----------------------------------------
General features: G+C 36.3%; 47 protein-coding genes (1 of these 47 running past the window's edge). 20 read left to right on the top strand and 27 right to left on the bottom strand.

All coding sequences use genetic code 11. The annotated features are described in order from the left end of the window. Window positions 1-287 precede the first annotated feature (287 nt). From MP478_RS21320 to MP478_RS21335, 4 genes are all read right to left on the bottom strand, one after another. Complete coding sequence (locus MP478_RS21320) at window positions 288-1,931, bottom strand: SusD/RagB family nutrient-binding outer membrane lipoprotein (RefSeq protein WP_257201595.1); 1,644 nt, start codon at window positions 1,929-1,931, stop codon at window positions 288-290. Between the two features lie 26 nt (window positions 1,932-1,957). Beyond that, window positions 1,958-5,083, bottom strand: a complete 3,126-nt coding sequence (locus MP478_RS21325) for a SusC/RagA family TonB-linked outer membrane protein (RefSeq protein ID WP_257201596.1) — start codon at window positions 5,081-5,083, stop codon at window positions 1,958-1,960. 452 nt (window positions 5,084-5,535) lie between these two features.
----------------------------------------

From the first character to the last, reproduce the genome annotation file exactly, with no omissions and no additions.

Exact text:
General features: G+C 36.3%; 47 protein-coding genes (1 of these 47 running past the window's edge). 20 read left to right on the top strand and 27 right to left on the bottom strand.

All coding sequences use genetic code 11. The annotated features are described in order from the left end of the window. Window positions 1-287 precede the first annotated feature (287 nt). From MP478_RS21320 to MP478_RS21335, 4 genes are all read right to left on the bottom strand, one after another. Complete coding sequence (locus MP478_RS21320) at window positions 288-1,931, bottom strand: SusD/RagB family nutrient-binding outer membrane lipoprotein (RefSeq protein WP_257201595.1); 1,644 nt, start codon at window positions 1,929-1,931, stop codon at window positions 288-290. Between the two features lie 26 nt (window positions 1,932-1,957). Beyond that, window positions 1,958-5,083, bottom strand: a complete 3,126-nt coding sequence (locus MP478_RS21325) for a SusC/RagA family TonB-linked outer membrane protein (RefSeq protein ID WP_257201596.1) — start codon at window positions 5,081-5,083, stop codon at window positions 1,958-1,960. 452 nt (window positions 5,084-5,535) lie between these two features.